Especially with a First Lady adopting childhood obesity as her pet project, (absolutely nothing against that) the fact that based on current trends, this First Lady’s pet project will be a bit more popular with pop culture than previous First Lady’s projects and more likely to be based on the actions of government than the actions of individuals.

It’s the parent’s responsibility to teach their children healthy eating habits and to purchase food not based what is on the label but what is inside.

It’s the parent’s responsibility that children learn self-control and not Barney-control or SpongeBob-control (perish the thought!). It’s the parent’s responsibility, and parents are entirely capable as well.

Sure, those kids seem to figure out all too quickly the exact buttons to press to get mom and dad to cave in to their whim. The hardest thing in parenting has to be the consistency, the strength to make no mean no.

You won’t damage little psyches if you don’t get them Shrek Twinkies with green filling. There will be no lasting harm from failing to buy those cookies or crackers SpongeBob vouches for. The only harm will come if you do give in and the children learn you don’t mean no when you say no and they’ll fail to learn self-control and obedience.

Threat Of Tax And Regulation Is No Stimlus

Allan Meltzer calls it like it is with the sub head on this article:

Why Obamanomics Has Failed
Uncertainty about future taxes and regulation is enemy No. 1 of economic growth

Let us put our minds together and imagine for a moment, a world in which we ran businesses.

We must buy and sell and add value. We must hire and employ and sometimes even fire. We must take what we have and mix all the depths of our creativity along with every ounce of our passion and most of our effort and life into the raw materials of labor and goods to develop a product. And then we must sell that product for more than it cost us to make it.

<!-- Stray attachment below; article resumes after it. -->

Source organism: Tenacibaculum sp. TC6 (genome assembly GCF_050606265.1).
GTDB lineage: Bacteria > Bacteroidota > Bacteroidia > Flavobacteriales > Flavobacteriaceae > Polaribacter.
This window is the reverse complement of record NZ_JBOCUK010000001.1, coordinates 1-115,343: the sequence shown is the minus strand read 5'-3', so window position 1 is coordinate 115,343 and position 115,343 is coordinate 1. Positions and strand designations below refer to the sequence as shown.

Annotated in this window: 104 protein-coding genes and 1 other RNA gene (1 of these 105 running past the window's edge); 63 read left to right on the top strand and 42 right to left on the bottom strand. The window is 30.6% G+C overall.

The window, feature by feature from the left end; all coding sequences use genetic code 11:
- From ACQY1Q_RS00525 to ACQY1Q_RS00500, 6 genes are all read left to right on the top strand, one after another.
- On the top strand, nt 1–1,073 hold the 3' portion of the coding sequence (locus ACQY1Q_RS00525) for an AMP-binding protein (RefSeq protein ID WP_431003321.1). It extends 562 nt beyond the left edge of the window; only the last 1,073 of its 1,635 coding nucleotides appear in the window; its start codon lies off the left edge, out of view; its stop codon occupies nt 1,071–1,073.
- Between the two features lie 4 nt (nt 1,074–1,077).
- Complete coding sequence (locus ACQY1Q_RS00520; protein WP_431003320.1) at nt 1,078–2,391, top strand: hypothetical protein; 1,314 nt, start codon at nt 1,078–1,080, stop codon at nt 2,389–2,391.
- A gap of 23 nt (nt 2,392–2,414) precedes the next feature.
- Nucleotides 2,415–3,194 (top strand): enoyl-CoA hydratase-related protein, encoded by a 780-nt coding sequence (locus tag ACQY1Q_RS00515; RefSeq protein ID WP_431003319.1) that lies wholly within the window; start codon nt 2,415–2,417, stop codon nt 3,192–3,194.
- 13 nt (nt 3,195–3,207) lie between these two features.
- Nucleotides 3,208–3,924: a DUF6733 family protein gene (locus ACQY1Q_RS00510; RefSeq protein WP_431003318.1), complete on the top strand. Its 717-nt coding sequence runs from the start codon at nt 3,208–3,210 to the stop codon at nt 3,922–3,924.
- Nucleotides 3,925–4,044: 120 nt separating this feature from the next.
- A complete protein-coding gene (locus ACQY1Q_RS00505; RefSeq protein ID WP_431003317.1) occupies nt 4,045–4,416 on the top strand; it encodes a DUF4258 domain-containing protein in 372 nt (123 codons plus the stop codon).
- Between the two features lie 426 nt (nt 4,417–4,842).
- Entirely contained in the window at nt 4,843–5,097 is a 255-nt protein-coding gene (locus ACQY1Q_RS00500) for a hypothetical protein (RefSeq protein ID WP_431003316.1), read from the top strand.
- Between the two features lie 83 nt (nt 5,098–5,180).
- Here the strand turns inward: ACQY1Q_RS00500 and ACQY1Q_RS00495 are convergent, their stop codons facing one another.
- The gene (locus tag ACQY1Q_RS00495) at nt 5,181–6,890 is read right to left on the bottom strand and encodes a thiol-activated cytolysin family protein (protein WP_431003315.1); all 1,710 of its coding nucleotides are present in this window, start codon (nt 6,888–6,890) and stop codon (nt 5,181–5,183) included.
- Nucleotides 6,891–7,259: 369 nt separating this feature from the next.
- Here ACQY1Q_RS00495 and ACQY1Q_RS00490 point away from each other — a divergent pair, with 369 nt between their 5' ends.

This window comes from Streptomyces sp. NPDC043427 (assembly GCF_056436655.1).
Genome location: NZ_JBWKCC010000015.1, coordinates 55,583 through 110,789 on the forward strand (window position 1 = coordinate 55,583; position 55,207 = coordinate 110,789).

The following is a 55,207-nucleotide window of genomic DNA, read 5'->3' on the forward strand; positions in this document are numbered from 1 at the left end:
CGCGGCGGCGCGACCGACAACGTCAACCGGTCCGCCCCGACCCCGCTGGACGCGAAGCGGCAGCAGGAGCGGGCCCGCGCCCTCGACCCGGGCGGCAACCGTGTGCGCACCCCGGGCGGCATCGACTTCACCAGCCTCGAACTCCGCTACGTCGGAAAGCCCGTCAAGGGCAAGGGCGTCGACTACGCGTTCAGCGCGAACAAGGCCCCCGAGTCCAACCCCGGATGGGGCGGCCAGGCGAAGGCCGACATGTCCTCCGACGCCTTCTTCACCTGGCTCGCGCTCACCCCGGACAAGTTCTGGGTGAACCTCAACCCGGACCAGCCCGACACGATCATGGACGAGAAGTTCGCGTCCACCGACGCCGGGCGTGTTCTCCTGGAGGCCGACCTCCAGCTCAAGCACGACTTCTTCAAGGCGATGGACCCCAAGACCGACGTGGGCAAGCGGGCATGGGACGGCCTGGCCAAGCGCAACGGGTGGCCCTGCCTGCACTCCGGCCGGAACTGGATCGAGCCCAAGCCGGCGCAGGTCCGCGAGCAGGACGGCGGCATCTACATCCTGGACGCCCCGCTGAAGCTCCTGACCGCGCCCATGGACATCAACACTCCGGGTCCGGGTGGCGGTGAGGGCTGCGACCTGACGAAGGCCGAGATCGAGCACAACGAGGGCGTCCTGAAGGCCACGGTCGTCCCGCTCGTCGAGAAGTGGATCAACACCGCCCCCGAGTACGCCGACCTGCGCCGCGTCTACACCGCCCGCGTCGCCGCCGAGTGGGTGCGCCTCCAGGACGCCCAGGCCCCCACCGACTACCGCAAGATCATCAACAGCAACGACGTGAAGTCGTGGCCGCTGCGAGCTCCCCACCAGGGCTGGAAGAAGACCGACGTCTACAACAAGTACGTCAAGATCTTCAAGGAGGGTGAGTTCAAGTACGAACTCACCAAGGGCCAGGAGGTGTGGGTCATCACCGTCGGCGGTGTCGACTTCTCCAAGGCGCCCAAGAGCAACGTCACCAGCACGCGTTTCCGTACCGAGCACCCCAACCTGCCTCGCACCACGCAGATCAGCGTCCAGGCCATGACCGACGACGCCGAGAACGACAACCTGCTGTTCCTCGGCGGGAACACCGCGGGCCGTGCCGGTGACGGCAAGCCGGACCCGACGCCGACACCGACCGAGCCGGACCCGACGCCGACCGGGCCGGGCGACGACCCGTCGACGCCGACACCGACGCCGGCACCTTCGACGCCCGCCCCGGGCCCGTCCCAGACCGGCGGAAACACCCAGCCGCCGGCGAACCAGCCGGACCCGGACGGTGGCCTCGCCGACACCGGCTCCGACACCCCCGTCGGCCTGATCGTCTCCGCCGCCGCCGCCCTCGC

Let us say we’ve found that point at which enough people who want it can afford it. That’s something we learned in economics years ago in college when our professors went gaga for a whole semester over these two curved lines and we spent the whole semester trying to figure out where they met.

And we’ve controlled out costs until they are just below that point where the curves of cost and demand meet. That is called a profit. We’re a small outfit and don’t spend too much effort on innovation except to encourage it when and where we can. And so with our costs mostly flat, we can’t really increase the quality or complexity of the product without making it more expensive, which would take us out of that sweet spot in pricing and we’d lose customers as a result.

This is where many small businesses are. This is also where many medium and even a few large businesses are. In fact, most companies who employ most of the people and shuffle the most money around most efficiently are in this boat, right alongside us.

Most businesses don’t operate from malicious greed, despite what Hollywood and the popular culture will try to get us to believe. Most businesses operate with the understand that they can only make money so long as they are making  sufficient numbers of other people sufficiently happy.